There is room, of course, for the moral encroacher to argue for an ultima facie asymmetry here. But the burden of proof seems squarely on the defender of this efficacy-based justification for radical moral encroachment. Compare: it’s conceivable that we can more immediately and directly form beliefs based on the fact that their contents are pleasant than on the basis of moral bribes. But the burden of proof is squarely on the person who wants to argue that the pleasantness of a belief’s content is an RKR for believing it.

  24. 24.

    Basu and Schroeder (2019, sec. 3.2) place a great deal of weight on the claim that this tension is problematic.

  25. 25.

    Moss (2018a, sec. 2) makes a related point. Buchak (2014, sec. 4) suggests that holding someone responsible involves forming beliefs (not merely credences) about her. But this point does nothing to motivate the idea that we cannot be held responsible for mere credences; at most, it suggests that we cannot hold others responsible with mere credences.

  26. 26.

    See Schroeder (2018b, sec. 2.1). Basu has confirmed in conversation that she agrees.

  27. 27.

    Elizabeth Jackson and I argue for this point at more length in our (ms). See also Enoch and Spectre (ms).

  28. 28.

    Schroeder (2018a, sec. 2-3).

  29. 29.

    There may be exceptions to this principle; perhaps, for instance, it would be objectionably fetishistic for an agent to be relieved if her action A was not objectively morally bad precisely because someone else’s objectively bad action, B, preempted A. (Thanks to Alex Worsnip for this example.) But the principle has purchase in the cases that matter for this dialectic. There is nothing fetishistic about feeling relief upon realizing that no objectively bad actions or outcomes obtained in the relevant part of my past. And, both in Deathbed Promise and in cases of true racial profiling as understood by Schroeder, the agent's realization that her past action was not objectively bad will be accompanied by this broader realization about objective bads in her past.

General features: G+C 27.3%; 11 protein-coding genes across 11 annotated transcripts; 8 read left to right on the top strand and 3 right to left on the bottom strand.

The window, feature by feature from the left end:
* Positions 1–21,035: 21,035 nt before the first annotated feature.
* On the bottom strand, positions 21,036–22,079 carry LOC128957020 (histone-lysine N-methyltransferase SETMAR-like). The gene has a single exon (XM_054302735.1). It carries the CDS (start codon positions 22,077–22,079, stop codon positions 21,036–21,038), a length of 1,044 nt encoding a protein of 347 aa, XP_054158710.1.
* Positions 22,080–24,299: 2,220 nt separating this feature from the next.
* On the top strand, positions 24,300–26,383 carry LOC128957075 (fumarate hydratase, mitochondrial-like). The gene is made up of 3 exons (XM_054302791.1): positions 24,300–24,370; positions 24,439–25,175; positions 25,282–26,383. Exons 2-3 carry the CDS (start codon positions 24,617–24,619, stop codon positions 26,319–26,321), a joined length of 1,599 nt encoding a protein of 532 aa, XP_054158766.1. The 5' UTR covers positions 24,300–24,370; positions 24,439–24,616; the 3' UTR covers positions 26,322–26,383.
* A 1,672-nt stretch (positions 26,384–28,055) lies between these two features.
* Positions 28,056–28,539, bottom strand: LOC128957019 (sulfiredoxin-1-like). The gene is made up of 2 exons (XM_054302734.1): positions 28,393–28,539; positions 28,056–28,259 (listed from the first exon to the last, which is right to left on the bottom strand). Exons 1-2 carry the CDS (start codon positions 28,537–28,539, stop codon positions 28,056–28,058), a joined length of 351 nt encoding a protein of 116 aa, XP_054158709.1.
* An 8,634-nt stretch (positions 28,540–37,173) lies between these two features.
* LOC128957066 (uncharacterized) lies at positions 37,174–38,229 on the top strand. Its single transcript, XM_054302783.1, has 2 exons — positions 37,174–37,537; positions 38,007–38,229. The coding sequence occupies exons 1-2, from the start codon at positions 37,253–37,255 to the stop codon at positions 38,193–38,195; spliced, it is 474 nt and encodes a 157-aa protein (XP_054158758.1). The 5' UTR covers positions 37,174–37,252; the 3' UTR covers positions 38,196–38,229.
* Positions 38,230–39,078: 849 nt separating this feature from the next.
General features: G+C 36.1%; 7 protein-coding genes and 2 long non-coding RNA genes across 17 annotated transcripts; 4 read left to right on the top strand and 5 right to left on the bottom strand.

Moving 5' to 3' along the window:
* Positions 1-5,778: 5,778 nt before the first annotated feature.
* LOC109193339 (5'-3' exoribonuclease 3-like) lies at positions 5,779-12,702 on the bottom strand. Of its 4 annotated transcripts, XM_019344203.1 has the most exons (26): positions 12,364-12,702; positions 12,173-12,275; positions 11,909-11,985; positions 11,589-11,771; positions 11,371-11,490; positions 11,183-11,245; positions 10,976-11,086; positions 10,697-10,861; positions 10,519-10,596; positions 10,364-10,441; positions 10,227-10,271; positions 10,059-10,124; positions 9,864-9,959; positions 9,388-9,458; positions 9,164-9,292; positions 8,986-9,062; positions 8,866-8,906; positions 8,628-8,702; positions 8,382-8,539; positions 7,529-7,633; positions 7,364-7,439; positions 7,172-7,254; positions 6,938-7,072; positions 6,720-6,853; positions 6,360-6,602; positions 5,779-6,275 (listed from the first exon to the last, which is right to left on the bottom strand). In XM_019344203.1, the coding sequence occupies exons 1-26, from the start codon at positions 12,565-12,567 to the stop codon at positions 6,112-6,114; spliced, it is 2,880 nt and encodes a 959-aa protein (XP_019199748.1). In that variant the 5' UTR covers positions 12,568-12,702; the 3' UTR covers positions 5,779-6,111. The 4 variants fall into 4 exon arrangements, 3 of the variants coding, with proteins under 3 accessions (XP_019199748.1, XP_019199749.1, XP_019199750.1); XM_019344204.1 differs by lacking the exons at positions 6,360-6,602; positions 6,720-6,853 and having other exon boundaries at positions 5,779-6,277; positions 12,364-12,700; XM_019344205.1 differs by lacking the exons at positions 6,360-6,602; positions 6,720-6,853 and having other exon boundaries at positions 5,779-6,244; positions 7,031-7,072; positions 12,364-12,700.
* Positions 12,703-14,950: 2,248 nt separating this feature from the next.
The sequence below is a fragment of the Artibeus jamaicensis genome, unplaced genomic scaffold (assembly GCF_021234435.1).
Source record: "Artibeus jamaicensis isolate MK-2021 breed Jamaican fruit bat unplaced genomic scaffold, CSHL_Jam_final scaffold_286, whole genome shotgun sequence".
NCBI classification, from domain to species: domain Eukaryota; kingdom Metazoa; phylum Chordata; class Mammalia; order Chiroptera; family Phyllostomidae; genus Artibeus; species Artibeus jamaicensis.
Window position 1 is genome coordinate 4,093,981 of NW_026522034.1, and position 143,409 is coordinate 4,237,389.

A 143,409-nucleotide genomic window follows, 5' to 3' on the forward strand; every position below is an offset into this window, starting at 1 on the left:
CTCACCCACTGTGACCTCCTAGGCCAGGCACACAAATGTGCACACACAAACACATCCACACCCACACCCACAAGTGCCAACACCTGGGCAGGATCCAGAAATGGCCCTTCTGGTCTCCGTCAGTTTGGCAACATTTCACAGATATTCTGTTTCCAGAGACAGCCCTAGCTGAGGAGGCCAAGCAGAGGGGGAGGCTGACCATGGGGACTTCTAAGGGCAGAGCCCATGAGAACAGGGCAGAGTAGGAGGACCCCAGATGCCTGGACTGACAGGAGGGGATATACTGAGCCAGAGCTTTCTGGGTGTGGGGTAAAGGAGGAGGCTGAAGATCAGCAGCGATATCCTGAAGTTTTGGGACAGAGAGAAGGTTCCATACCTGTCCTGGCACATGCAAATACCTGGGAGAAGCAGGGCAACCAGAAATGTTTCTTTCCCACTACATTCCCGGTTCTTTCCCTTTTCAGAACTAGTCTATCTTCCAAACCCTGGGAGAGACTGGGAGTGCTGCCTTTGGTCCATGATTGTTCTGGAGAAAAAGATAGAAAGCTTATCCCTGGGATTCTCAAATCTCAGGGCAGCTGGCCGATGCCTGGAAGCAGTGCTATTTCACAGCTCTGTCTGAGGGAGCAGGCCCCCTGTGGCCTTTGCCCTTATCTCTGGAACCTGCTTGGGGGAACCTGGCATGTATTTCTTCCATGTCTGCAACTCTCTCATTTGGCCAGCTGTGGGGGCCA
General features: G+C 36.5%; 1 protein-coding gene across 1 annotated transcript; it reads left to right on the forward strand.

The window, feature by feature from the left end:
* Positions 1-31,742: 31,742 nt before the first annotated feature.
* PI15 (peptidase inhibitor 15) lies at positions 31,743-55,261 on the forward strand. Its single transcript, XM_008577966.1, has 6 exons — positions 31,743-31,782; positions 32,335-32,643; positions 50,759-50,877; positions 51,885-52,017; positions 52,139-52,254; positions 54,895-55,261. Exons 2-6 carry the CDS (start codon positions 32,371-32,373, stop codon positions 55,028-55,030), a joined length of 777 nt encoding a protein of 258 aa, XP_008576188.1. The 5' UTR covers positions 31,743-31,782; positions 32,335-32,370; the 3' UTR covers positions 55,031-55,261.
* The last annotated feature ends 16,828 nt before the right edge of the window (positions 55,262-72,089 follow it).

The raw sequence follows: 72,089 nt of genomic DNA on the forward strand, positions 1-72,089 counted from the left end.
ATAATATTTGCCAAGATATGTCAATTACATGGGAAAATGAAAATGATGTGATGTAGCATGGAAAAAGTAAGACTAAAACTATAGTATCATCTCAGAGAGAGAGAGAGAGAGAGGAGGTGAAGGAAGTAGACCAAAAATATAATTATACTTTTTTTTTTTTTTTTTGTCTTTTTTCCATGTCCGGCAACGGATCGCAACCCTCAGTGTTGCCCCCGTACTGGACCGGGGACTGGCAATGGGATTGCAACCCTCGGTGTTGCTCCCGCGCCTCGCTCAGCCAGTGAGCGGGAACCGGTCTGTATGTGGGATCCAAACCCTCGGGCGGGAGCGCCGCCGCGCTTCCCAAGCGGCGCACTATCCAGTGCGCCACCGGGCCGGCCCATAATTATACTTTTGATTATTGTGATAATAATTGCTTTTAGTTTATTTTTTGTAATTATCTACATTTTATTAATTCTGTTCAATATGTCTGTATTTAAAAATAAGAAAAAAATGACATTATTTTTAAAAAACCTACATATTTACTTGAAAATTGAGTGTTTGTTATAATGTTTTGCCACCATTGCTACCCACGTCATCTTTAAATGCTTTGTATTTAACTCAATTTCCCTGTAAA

30. 30.

    Some might hold that Aidan’s belief is unproblematic (or less morally problematic) if true, on the grounds that the diners have, through a freely chosen act of tipping, given up the moral standing needed to object to Aidan’s belief. I think this line of thought is misguided. But note that, even if it were appropriate in some cases, its relevance would be quite limited. Take, for instance, a racist belief that someone has a genetic predisposition toward low intelligence. Surely, having such a predisposition does not make one fair game for racial stereotyping.

  31. 31.

    A defender of Schroeder’s view might argue: “it’s a striking fact that no morally bad beliefs are guaranteed to be true by the believer’s evidence. The best explanation of this striking fact is that the moral badness of belief is rooted in the risk of falsehood.” But this striking fact is equally well-explained by the hypothesis that it’s morally important to avoid certain inadequately supported beliefs. (Note, too, that if the badness of racist belief does not hinge on its falsehood, it is plausibly a WKR. Compare to the moral reason that arises if a demon threatens to murder five innocents unless you withhold belief about p, and he does so on the grounds that your belief is not guaranteed to be true by your evidence.) Thanks to Tristram McPherson for this objection.

  32. 32.

    Gardiner (2018) makes related points.

  33. 33.

    See Schroeder (2018a, sec. 3).

  34. 34.

    Basu and Schroeder (2019) offer another criticism of views that allow this tension: they note that it would not be much of an apology to say “I’m sorry for believing… even though my belief was epistemically impeccable, short of being true.” But Basu and Schroeder’s view (on which there are very few positive epistemic duties) makes room for a much better sort of apology: “I’m sorry for believing. My belief was one reasonable response to the evidence, but there was another equally reasonable response available to me, and it would’ve been much more decent to you.” Perhaps believers like Aidan, when their beliefs are epistemically rational, are called upon to offer apologies of this sort.


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For helpful conversation about the ideas in this paper, I’d like to thank Rima Basu, Justin D’Arms, David Enoch, Elizabeth Jackson, Stephanie Leary, Tristram McPherson, Nathaniel Sharadin, Declan Smithies, Alex Worsnip, and audiences at Kansas State University and the Ohio State University.

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Fritz, J. Moral encroachment and reasons of the wrong kind. Philos Stud 177, 3051–3070 (2020).

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  • Moral encroachment
  • Pragmatic encroachment
  • Epistemic rationality
  • The wrong kind of reason
  • Ethics of belief
  • Racial profiling